New Documentary 'Weiner' Goes Uncomfortably Behind the Scenes of Huma Abedin's Husband's Sexting Scandal

Anthony Weiner granted filmmakers full access to his mayoral campaign, believing the result would document a triumphant political comeback

Photo: Dimitrios Kambouris/WireImage

The cameras were rolling in the summer of 2013 when Anthony Weiner‘s mayoral campaign imploded amid his second sexting scandal.

Before news broke of Weiner’s explicit extramarital texts with a then-22-year-old Sydney Leathers, the former New York congressman granted filmmakers full access to his campaign, believing the result would document a triumphant political comeback. (Weiner resigned from Congress in June 2011 following his first scandal, in which he admitted to exchanging lewd messages and photos with multiple women online.)

Instead, the new documentary, Weiner, chronicles his disastrous bid for mayor of New York City, and offers an intimate inside look at how Weiner and his wife, longtime Hillary Clinton aide Huma Abedin, coped in the aftermath of the scandal that introduced the world to Carlos Danger, Weiner’s sexting nom de plume.

The New York Times got an exclusive first look at Weiner, which premieres at the Sundance Film Festival this Sunday. Viewers should expect plenty of “juicy moments” about Weiner, the paper writes. As the scandal comes to light in the 90-minute, independently produced film, a panicked Weiner is shown misleading the media and “racing through the back halls of a McDonald’s” to escape Leathers, whom his campaign code-named “Pineapple.”

Abedin, by contrast, “maintained a steely calm” amid the crisis. But the Times reports that Abedin and the Clinton campaign have become increasingly anxious about the documentary, which is expected to make its television debut on Showtime in October, just weeks before the general presidential election.

Clinton is mentioned throughout Weiner, although she never appears in the film. At one point, the documentary explores a claim in New York magazine that Abedin was facing pressure to choose between standing by her husband and remaining in Clinton’s inner circle.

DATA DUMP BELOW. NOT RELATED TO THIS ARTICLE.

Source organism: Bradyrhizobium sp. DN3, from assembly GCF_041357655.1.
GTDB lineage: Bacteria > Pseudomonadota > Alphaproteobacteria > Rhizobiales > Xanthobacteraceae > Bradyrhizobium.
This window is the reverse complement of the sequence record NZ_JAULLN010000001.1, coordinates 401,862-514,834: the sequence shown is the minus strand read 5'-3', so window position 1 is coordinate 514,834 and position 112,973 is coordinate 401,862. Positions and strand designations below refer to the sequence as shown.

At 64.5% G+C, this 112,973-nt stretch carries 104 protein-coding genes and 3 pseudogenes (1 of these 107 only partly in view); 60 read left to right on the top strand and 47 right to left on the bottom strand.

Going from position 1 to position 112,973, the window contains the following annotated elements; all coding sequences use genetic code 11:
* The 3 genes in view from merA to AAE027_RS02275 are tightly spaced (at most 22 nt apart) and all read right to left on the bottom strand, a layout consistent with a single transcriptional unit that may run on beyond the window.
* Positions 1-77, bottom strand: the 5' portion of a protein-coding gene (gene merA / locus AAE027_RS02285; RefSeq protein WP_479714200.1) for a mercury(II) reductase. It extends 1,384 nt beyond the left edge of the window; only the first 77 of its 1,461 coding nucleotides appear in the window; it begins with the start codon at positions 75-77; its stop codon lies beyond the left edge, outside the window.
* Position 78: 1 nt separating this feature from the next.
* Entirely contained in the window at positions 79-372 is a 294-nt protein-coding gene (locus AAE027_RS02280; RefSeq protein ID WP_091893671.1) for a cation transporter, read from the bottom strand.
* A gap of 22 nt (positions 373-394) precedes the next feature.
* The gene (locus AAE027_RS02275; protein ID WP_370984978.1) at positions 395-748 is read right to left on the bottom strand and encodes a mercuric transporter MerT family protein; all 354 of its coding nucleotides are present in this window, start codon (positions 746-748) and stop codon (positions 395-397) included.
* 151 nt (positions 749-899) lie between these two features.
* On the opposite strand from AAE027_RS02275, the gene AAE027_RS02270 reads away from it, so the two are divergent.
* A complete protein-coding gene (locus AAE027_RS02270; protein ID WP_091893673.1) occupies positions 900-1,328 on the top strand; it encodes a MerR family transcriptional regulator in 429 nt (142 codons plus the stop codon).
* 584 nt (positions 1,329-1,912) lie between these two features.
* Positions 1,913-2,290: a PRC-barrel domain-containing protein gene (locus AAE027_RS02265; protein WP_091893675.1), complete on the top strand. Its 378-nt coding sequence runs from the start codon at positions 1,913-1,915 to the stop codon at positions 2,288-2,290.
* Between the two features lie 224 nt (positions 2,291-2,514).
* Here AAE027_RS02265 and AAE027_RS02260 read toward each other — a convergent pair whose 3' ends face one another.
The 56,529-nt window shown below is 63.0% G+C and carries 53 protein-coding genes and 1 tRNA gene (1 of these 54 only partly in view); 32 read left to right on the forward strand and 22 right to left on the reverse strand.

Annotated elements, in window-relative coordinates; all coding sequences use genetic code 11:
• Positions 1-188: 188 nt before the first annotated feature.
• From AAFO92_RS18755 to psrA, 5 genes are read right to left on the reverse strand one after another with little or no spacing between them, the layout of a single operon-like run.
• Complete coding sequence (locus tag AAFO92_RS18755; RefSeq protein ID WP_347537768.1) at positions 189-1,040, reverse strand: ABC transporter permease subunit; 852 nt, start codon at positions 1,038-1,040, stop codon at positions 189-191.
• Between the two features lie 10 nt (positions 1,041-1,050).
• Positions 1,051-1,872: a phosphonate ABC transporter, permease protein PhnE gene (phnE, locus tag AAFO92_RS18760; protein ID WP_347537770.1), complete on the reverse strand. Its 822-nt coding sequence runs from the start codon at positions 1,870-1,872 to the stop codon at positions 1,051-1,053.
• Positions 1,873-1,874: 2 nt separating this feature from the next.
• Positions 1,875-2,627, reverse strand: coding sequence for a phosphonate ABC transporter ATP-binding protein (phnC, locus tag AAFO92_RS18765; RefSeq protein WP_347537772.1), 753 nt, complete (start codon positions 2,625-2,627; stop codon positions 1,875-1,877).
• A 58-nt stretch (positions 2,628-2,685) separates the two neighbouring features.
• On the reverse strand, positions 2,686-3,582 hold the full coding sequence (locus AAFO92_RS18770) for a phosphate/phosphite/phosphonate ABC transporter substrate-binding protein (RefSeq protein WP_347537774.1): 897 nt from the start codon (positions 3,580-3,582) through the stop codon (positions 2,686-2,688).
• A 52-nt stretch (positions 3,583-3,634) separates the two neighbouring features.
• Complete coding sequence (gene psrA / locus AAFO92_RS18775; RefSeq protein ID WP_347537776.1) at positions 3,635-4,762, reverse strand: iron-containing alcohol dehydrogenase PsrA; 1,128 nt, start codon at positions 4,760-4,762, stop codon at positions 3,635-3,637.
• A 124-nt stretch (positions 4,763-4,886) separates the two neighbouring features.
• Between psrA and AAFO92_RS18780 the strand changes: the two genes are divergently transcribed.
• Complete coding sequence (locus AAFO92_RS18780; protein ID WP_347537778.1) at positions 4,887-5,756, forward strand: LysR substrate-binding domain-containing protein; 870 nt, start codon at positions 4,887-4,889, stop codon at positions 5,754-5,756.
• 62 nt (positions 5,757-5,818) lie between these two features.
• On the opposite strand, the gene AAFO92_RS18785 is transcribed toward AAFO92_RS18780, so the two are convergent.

Unnamed insiders tell the Times that Abedin and Weiner have not been allowed to preview the documentary, despite pleas to filmmakers. But a spokesman for the filmmakers tells PEOPLE that’s “absolutely not true” and that the couple have had a standing invitation to see the film.

The real question, it would seem, is: Why did Weiner and Abedin continue to give filmmakers access after the scandal broke?

“We don’t know,” Julie Goldman, one of the film’s producers, tells the Times. “I think they were very comfortable with Josh (Kriegman, the film’s director, who was chief of staff for Weiner’s district office from 2005 to 2006). It was also unfolding so rapidly.”

Weiner also shows more lighthearted moments between Abedin and Weiner that Goldman calls “very normal and engaging.” In one such snippet, Abedin looks Weiner up and down and concludes, “I’m not crazy about those pants.”

The movie serves up a heavy dose of humor, according to the Times. It features footage of late-night comedians mocking Weiner, and a 1970s glam-rock, funk and reggae soundtrack.

At the very end of the film, Weiner says, “I don’t regret letting you follow me around. I wanted to be viewed as the full person I was.” Abedin, on the other hand, never says whether she regrets the decision.

Weiner hits theaters on May 20 and is expected to premiere on Showtime in October.

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